Kids Aren’t Colorblind
Photo by Andrew Seaman
Irene on our FYI staff team sent me this fascinating Newsweek article on kids and race. It’s long, but worth the read. Highlights for me:
- Kids are very aware of race from an early age.
- Parents aren’t talking with them about race and so kids end up making all sorts of assumptions.
My husband and I are both very committed to talking with our kids about race. It all started when our oldest realized that my skin is more fair (or “pinkish” as he called it) and my husband is more tan (or “brownish”). He brought it up; not us.
But since then, we've been bringing it up.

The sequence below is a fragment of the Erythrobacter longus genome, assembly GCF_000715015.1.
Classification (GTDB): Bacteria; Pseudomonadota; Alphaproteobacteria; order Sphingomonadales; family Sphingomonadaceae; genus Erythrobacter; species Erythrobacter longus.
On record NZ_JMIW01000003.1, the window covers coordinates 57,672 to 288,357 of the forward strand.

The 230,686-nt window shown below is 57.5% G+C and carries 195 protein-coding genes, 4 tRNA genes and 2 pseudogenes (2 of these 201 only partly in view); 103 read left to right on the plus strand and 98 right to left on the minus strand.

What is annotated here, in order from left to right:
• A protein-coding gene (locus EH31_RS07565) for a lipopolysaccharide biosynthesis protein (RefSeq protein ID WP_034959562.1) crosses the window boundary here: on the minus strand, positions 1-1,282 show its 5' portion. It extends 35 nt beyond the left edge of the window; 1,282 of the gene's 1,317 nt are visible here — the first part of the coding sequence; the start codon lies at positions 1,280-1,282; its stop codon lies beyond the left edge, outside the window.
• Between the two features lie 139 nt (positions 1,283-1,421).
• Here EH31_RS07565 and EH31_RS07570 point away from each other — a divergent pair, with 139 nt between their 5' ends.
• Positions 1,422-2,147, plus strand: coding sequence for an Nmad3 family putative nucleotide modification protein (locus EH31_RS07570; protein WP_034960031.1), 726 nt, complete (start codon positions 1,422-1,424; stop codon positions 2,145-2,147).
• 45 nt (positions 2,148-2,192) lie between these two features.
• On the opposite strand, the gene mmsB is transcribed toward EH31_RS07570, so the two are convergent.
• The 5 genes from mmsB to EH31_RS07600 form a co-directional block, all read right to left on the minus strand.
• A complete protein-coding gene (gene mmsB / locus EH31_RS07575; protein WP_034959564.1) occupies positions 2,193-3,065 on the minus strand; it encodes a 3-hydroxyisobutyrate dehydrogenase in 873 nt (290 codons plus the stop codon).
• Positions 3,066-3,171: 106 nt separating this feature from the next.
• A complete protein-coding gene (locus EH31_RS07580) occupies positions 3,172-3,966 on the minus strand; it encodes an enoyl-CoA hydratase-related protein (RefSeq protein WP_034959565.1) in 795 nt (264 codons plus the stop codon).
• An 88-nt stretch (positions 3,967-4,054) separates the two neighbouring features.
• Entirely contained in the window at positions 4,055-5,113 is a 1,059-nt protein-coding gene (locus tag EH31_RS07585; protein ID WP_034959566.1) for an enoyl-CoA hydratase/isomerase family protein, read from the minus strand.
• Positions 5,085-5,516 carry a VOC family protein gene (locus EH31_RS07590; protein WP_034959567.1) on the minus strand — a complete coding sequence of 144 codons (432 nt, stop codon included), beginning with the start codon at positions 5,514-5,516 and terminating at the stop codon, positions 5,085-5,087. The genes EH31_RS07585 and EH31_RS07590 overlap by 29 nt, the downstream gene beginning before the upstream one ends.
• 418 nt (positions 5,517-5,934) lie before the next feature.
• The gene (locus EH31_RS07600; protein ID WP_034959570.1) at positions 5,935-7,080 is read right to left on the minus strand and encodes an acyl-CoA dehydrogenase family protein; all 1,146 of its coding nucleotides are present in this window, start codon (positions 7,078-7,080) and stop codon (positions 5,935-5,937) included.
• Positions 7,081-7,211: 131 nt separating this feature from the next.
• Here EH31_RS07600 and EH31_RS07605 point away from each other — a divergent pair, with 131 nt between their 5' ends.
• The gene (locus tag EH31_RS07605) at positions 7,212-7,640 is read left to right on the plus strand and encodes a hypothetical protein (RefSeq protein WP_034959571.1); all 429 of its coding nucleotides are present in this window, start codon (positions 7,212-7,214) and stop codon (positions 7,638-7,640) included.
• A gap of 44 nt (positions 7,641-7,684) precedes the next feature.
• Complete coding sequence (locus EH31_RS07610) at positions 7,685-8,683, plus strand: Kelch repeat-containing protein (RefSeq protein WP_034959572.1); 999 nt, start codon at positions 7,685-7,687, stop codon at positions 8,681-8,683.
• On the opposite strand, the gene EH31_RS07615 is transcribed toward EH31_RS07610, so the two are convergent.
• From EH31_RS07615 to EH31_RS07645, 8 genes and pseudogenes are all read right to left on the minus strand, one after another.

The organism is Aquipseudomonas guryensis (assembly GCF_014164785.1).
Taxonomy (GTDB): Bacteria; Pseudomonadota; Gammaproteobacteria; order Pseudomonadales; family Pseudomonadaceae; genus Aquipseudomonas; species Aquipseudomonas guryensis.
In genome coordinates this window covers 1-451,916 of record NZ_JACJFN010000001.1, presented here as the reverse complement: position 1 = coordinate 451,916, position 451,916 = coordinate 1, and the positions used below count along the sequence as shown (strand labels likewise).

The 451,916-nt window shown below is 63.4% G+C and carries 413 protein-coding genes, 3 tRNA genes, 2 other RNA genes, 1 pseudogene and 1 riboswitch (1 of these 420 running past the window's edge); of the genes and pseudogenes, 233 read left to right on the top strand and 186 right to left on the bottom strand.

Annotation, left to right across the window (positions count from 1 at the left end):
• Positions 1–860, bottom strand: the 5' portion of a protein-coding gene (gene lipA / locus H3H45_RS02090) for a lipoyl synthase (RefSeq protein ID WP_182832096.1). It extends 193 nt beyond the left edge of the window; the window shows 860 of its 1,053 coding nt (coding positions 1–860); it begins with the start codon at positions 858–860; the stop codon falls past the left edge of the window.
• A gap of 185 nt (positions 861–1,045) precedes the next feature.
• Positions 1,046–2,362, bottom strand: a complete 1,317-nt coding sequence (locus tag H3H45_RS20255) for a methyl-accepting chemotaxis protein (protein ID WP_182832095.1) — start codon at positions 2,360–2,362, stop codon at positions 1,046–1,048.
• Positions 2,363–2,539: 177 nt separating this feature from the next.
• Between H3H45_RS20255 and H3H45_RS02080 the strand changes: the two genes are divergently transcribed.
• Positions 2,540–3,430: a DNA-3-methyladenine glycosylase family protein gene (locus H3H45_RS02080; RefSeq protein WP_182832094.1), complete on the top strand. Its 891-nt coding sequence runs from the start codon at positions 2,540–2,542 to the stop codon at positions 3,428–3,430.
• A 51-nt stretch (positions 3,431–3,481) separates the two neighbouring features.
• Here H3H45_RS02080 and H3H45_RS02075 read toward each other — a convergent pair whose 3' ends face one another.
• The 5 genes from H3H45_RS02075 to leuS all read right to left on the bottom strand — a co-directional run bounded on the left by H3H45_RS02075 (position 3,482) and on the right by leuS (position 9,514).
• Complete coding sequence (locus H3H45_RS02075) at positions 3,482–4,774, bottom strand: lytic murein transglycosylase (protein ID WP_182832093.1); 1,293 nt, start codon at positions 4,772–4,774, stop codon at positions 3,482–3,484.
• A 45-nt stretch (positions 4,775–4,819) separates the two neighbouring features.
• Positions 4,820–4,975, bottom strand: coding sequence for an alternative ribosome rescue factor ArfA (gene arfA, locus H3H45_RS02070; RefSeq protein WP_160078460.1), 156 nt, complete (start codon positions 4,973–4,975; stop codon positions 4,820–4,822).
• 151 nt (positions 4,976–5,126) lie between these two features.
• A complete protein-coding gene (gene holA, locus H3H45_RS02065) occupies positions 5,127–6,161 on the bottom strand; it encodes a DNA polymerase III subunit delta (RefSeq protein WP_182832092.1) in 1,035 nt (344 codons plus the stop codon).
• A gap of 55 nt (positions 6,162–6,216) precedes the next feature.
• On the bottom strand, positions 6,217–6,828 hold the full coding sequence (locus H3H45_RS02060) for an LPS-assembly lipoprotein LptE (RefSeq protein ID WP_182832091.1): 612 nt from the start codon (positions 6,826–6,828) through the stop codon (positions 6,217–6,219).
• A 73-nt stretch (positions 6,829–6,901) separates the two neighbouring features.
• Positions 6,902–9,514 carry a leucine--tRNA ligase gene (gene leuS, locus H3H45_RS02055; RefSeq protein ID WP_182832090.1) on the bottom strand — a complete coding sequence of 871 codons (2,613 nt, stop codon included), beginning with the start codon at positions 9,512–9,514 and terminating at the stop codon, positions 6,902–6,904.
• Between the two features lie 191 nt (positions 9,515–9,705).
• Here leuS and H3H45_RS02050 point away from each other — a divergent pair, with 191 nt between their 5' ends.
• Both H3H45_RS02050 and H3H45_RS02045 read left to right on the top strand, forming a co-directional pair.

Often when we have friends over for dinner who have different skin colors, we talk with our kids about it. I remember when Albert and LaRosa came over, we actually held up our arms against their so they saw the difference in Anglo skin and African-American skin.
A few days ago, my son was practicing soccer at Jackie Robinson Field at the Rose Bowl in Pasadena. I asked him if he knew who Jackie Robinson was, and since he didn't, I gave him a brief bio. I taught him the word “discrimination” on the way to the field.
This article strengthens my resolve as a parent and a youth worker to talk with kids about race. I'm curious: in what ways are you trying to talk with kids about race?